Stories Must Die

I love a good story. Everyone loves a good story. Story-telling has been a profession for a long time, starting with Homer. [1] It’s one of the defining features of our species. There is good evidence that storytelling and social cohesion are strongly related. [2] So what’s with the title of this essay?

There is a great danger in story-telling. For one, story-telling is designed to appeal to our emotions: love, fear, remorse, regret, hopes, dreams, deep longing, even gratitude, to name only a few. The problem with emotion is that it’s not a good basis for collecting facts. Facts are best for understanding the real world. Emotions are good for feeling the world, without worrying about accuracy. Don’t get me wrong, there’s nothing wrong with feeling the world instead of collecting facts. Like I said, everyone enjoys a good story.

Let’s get back to the danger. In the so-called social sciences there is a tendency to rely on the story as a form of both data collection and justification. This is in addition to having almost no rigor with respect to their definitions or methods. Go to any two social scientists within any specialization, and ask them to define any term. It’s almost certain that you’ll get two different definitions. And there’s almost as good a chance that each of them will have a story to go along with it.

No story, no matter how riveting, can rise to the level of quality we must expect in a true science. No physicist, no chemist, no biologist would rely upon a story to advance their knowledge within the scientific community. Absolutely none.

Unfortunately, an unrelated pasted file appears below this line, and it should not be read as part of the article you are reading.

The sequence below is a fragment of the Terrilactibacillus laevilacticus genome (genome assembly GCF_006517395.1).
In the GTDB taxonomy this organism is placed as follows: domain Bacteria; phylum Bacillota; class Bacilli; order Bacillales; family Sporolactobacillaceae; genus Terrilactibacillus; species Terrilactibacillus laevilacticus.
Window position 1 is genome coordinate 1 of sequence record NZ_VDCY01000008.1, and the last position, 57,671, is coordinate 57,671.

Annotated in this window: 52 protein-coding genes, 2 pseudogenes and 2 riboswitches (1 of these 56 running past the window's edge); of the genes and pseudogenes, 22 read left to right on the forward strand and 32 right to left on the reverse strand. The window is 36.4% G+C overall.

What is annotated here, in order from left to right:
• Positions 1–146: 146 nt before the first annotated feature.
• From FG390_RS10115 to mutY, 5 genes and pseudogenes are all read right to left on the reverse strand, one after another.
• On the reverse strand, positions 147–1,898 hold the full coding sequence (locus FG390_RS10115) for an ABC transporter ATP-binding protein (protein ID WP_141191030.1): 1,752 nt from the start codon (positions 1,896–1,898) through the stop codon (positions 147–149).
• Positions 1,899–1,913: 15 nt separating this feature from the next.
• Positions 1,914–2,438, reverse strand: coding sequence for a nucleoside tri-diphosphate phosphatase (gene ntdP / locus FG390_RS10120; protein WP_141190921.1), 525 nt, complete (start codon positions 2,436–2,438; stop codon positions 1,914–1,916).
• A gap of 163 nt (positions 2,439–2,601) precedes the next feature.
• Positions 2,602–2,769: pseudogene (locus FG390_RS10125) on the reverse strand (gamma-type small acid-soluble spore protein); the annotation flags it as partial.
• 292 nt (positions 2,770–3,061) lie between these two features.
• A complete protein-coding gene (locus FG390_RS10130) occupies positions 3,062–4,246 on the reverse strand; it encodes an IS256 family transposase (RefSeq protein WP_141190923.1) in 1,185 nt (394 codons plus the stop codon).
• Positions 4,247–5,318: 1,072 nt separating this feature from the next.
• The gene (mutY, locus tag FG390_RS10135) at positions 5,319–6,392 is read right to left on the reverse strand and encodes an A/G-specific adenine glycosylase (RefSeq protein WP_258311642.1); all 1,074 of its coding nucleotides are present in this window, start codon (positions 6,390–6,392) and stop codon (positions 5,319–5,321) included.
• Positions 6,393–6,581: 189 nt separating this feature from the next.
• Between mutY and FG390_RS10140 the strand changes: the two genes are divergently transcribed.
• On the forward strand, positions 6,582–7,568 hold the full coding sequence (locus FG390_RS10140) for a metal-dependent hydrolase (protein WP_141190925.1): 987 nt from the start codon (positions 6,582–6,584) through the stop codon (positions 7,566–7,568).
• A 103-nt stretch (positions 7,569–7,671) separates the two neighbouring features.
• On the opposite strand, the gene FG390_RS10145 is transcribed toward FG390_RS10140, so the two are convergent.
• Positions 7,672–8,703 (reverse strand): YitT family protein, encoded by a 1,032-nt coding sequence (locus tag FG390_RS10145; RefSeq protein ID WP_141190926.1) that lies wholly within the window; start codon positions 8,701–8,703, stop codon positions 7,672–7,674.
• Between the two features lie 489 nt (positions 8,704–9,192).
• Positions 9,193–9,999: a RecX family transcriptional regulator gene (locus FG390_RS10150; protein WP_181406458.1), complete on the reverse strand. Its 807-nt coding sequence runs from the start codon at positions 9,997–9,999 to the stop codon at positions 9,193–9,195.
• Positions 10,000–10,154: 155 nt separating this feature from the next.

Now, that’s not to say the story doesn’t have a place within the hard sciences. A hard-nosed hard scientist may use a vignette as a way of following an interesting lead. Perhaps there is a grain of truth that can be tested, verified, repeated, such that it meets the standards of science and can therefore be published to the rest of the scientific community. Perhaps the story makes the research more interesting for her colleagues. But there it ends. So many stories end up being only that, a story designed to entertain for a short time.

What’s the big deal, you say? What exactly is my problem with a good story? Why can’t it be chock-full of fact? Maybe I’m a story-hating geezer with hollywood issues? Perhaps you’re right. However, I can sum up the problems with a single word, muddy. Stories are entertaining, but they are never specific, so that too many things may be going on at one time. And when too many things happen at one time, it becomes impossible to point to any one and say, ah-ha, this factor is important for me to understand what’s going on. This brings us to the second fundamental reason stories shouldn’t be used; nothing is ever that simple.

What’s that you say? Gentle Reader? You would like a story to illustrate my point? Honestly, I’d prefer to not dirty up my argument here with some story. Rather, I’d like to try and convince you using an illustration of stories in general. Lately I’ve been doing research into our society’s attitudes towards hate. How we define hate is rather cloudy because we use the term very loosely nowadays, and the people that claim to be professionals in this area don’t help because it’s not in their best interests to refine the definition or their methods. They make their money writing books or being an expert on the newsy entertainment shows. However, since I’m neck-deep in hate, this could be the best place to find some recent examples about why stories are terrible sources of knowledge.